Financial stress is a growing problem in the UK. 46% of employees worry about their finances, 20% say financial problems often interfere with their work and 18% of employees often lose sleep worrying about financial problems according to Barclays Corporate and Employer Solutions’ ‘Financial wellbeing: the last taboo in the workplace’ report.
With statistics like this it’s no surprise that financial problems are a leading cause of stress and are linked to further issues such as depression, lack of sleep and unhealthy behaviours like drinking. Whilst the main problem may be related to the person’s private financial situation it can make a significant impact on employees: they become unable to concentrate so their productivity and quality of work suffers, absenteeism rises, accidents increase, and all of this negatively impacts on the rest of the team who have to compensate.
The costs relating to financial stress can be damaging to both the employee and the employer.
What can employers do to help?
The direct link between financial stress and performance at work highlights the need for employers to provide employee benefits that improve the financial wellbeing of their employees. There are numerous benefits employers can offer their employees at very little cost to the company, for example:
- Cashback cards – As well as enabling employees to manage their money and budget, prepaid cashback cards can give employees the opportunity to earn an unlimited amount of cashback on their everyday shopping.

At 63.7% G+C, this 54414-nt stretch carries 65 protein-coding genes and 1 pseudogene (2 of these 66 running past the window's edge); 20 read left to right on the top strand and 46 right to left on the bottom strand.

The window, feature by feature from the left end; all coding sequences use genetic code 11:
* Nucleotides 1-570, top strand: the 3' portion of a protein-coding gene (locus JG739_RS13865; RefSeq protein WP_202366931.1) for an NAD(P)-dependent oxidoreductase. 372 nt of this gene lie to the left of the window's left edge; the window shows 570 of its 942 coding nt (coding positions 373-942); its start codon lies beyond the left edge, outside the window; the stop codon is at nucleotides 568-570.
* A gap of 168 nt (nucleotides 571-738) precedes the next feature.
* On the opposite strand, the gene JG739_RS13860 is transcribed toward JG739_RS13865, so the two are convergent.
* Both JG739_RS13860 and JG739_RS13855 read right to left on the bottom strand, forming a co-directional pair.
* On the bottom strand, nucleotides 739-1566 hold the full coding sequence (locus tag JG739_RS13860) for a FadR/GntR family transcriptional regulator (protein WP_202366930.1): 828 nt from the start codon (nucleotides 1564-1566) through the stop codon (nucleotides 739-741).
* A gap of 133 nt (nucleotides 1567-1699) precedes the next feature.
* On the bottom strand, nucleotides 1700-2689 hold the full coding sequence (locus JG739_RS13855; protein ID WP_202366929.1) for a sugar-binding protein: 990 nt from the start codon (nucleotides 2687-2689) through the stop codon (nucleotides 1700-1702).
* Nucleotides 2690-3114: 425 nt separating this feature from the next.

- Vouchers – Purchasing vouchers, either retail vouchers or childcare vouchers, through salary deduction schemes can help employees save money on everyday spending or save up for major purchases, and therefore avoid overspending on their credit card.
- Employee Assistance Programme (EAP) – EAPs support employees with advice, assistance and counselling when they need it to help them manage and deal with their problems.
- Financial education initiatives – Workshops or events on a range of financial wellbeing subjects such as managing debt, saving for retirement, and managing your monthly budget can help employees manage their financial concerns.
Communications is key
Whilst it’s important to offer employee benefits that support financial wellbeing HR professionals need to ensure that a robust communication strategy is in place to guarantee that employees are aware of the benefits that are available to them, how those benefits can help them and how to access those benefits. This means that the communications about benefits should be simple, clear and routine. However, care does need to be taken to ensure that messages about financial wellbeing are communicated appropriately and does not embarrass employees.
A robust communications strategy will improve take-up of the benefits as well as boosting employee engagement and providing a return on investment.
It’s crucial to recognise that not everyone will have the same financial wellbeing needs. Employers need to offer a range of benefits that support financial wellbeing and segment their employees to provide personalised communications.
I would also add that because financial problems don’t just occur at a particular time of the year employees should be able to opt in to receiving these benefits at any time.
Stress may be a fact of life, but it is possible to stop it from becoming a significant problem in teh workplace. Employers can not only improve the wellbeing of their employees by offering financial wellbeing benefits but also the wellbeing of their business.